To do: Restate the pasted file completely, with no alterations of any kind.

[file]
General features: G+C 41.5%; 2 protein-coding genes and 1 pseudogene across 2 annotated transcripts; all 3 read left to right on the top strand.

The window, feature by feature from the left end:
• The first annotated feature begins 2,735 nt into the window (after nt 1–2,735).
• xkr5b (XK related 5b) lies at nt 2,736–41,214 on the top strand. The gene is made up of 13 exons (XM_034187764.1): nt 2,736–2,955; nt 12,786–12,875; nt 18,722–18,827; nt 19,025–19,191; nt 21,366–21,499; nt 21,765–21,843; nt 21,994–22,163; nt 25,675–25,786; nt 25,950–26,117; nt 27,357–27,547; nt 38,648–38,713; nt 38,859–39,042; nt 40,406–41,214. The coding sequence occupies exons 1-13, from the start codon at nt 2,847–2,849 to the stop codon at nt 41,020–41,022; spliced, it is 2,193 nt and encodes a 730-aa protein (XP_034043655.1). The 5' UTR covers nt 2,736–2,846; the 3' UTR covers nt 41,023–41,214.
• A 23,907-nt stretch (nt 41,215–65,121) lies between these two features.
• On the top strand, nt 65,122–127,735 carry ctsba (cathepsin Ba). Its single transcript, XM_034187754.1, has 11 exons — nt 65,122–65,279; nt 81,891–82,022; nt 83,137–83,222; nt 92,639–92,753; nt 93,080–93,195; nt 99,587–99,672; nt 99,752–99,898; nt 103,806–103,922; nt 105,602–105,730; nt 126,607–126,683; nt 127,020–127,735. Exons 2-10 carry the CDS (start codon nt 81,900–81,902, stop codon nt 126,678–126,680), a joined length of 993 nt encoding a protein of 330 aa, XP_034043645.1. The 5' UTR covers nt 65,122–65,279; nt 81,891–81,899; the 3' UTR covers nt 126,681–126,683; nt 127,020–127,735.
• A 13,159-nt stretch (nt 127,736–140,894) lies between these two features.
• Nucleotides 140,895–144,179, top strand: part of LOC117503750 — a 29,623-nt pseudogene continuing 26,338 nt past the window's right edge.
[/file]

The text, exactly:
General features: G+C 41.5%; 2 protein-coding genes and 1 pseudogene across 2 annotated transcripts; all 3 read left to right on the top strand.

The window, feature by feature from the left end:
• The first annotated feature begins 2,735 nt into the window (after nt 1–2,735).
• xkr5b (XK related 5b) lies at nt 2,736–41,214 on the top strand. The gene is made up of 13 exons (XM_034187764.1): nt 2,736–2,955; nt 12,786–12,875; nt 18,722–18,827; nt 19,025–19,191; nt 21,366–21,499; nt 21,765–21,843; nt 21,994–22,163; nt 25,675–25,786; nt 25,950–26,117; nt 27,357–27,547; nt 38,648–38,713; nt 38,859–39,042; nt 40,406–41,214. The coding sequence occupies exons 1-13, from the start codon at nt 2,847–2,849 to the stop codon at nt 41,020–41,022; spliced, it is 2,193 nt and encodes a 730-aa protein (XP_034043655.1). The 5' UTR covers nt 2,736–2,846; the 3' UTR covers nt 41,023–41,214.
• A 23,907-nt stretch (nt 41,215–65,121) lies between these two features.
• On the top strand, nt 65,122–127,735 carry ctsba (cathepsin Ba). Its single transcript, XM_034187754.1, has 11 exons — nt 65,122–65,279; nt 81,891–82,022; nt 83,137–83,222; nt 92,639–92,753; nt 93,080–93,195; nt 99,587–99,672; nt 99,752–99,898; nt 103,806–103,922; nt 105,602–105,730; nt 126,607–126,683; nt 127,020–127,735. Exons 2-10 carry the CDS (start codon nt 81,900–81,902, stop codon nt 126,678–126,680), a joined length of 993 nt encoding a protein of 330 aa, XP_034043645.1. The 5' UTR covers nt 65,122–65,279; nt 81,891–81,899; the 3' UTR covers nt 126,681–126,683; nt 127,020–127,735.
• A 13,159-nt stretch (nt 127,736–140,894) lies between these two features.
• Nucleotides 140,895–144,179, top strand: part of LOC117503750 — a 29,623-nt pseudogene continuing 26,338 nt past the window's right edge.